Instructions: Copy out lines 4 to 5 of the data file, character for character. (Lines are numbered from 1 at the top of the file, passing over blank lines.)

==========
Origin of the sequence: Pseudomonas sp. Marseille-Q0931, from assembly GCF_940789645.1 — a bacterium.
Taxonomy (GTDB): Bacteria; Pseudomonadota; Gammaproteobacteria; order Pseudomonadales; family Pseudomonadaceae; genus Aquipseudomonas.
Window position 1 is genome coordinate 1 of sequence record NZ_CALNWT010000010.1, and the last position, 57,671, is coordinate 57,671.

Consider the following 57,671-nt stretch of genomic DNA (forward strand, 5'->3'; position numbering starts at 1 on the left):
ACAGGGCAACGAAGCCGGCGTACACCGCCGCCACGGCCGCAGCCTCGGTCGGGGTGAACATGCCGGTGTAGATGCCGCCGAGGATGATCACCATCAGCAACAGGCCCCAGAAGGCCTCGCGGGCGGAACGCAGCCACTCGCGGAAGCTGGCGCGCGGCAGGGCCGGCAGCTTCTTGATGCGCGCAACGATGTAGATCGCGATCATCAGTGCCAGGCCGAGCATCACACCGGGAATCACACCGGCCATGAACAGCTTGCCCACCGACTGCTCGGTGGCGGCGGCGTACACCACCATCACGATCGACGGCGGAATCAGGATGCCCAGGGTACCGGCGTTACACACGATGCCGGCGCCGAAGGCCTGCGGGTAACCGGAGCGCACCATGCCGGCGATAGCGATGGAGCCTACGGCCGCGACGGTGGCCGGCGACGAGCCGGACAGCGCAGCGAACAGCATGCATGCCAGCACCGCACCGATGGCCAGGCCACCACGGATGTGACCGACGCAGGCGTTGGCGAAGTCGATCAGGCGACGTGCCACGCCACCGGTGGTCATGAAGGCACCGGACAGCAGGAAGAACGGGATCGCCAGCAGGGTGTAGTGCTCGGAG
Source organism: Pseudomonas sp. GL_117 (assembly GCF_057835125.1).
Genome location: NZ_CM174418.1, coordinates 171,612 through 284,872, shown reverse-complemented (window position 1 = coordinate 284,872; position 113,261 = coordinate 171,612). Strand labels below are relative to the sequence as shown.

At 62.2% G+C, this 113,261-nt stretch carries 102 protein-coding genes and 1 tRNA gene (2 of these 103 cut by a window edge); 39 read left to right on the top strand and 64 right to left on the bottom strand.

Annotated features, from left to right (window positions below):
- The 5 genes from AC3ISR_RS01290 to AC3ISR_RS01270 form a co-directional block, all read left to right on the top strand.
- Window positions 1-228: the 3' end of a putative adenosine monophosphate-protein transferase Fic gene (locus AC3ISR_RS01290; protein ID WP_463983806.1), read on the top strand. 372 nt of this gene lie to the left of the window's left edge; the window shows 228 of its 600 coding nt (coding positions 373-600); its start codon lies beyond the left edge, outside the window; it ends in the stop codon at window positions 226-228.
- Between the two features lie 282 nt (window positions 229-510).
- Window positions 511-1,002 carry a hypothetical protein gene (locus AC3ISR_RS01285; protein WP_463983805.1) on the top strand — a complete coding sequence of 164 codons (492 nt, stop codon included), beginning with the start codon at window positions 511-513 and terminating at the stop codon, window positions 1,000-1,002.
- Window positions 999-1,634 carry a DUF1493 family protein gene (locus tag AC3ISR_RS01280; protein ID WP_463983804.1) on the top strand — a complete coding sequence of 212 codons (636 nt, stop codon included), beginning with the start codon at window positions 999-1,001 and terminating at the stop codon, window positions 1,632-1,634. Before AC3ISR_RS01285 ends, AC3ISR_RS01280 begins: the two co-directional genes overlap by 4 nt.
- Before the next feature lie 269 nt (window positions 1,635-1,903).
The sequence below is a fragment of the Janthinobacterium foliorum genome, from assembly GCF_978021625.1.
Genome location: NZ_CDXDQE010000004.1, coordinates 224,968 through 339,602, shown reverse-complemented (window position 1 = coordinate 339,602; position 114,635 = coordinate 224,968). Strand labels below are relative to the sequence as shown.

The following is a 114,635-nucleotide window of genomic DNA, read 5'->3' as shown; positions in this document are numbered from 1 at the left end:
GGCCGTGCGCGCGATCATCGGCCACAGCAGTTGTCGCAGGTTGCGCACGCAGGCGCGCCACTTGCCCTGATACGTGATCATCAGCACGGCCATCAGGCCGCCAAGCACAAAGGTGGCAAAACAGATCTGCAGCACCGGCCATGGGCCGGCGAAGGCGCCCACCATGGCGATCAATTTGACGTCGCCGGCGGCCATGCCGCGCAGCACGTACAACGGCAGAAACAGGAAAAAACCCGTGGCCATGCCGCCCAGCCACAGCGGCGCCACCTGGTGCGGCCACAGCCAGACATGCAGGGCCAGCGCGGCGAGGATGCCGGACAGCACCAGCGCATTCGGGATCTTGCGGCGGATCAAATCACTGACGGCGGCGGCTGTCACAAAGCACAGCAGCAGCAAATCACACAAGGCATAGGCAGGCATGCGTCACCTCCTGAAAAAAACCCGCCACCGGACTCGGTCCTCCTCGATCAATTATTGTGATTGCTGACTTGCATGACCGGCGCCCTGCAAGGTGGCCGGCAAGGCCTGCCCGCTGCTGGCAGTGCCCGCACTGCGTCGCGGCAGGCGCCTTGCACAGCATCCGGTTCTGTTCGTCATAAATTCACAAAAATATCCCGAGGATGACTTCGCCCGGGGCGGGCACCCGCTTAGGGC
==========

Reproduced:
Consider the following 57,671-nt stretch of genomic DNA (forward strand, 5'->3'; position numbering starts at 1 on the left):
ACAGGGCAACGAAGCCGGCGTACACCGCCGCCACGGCCGCAGCCTCGGTCGGGGTGAACATGCCGGTGTAGATGCCGCCGAGGATGATCACCATCAGCAACAGGCCCCAGAAGGCCTCGCGGGCGGAACGCAGCCACTCGCGGAAGCTGGCGCGCGGCAGGGCCGGCAGCTTCTTGATGCGCGCAACGATGTAGATCGCGATCATCAGTGCCAGGCCGAGCATCACACCGGGAATCACACCGGCCATGAACAGCTTGCCCACCGACTGCTCGGTGGCGGCGGCGTACACCACCATCACGATCGACGGCGGAATCAGGATGCCCAGGGTACCGGCGTTACACACGATGCCGGCGCCGAAGGCCTGCGGGTAACCGGAGCGCACCATGCCGGCGATAGCGATGGAGCCTACGGCCGCGACGGTGGCCGGCGACGAGCCGGACAGCGCAGCGAACAGCATGCATGCCAGCACCGCACCGATGGCCAGGCCACCACGGATGTGACCGACGCAGGCGTTGGCGAAGTCGATCAGGCGACGTGCCACGCCACCGGTGGTCATGAAGGCACCGGACAGCAGGAAGAACGGGATCGCCAGCAGGGTGTAGTGCTCGGAG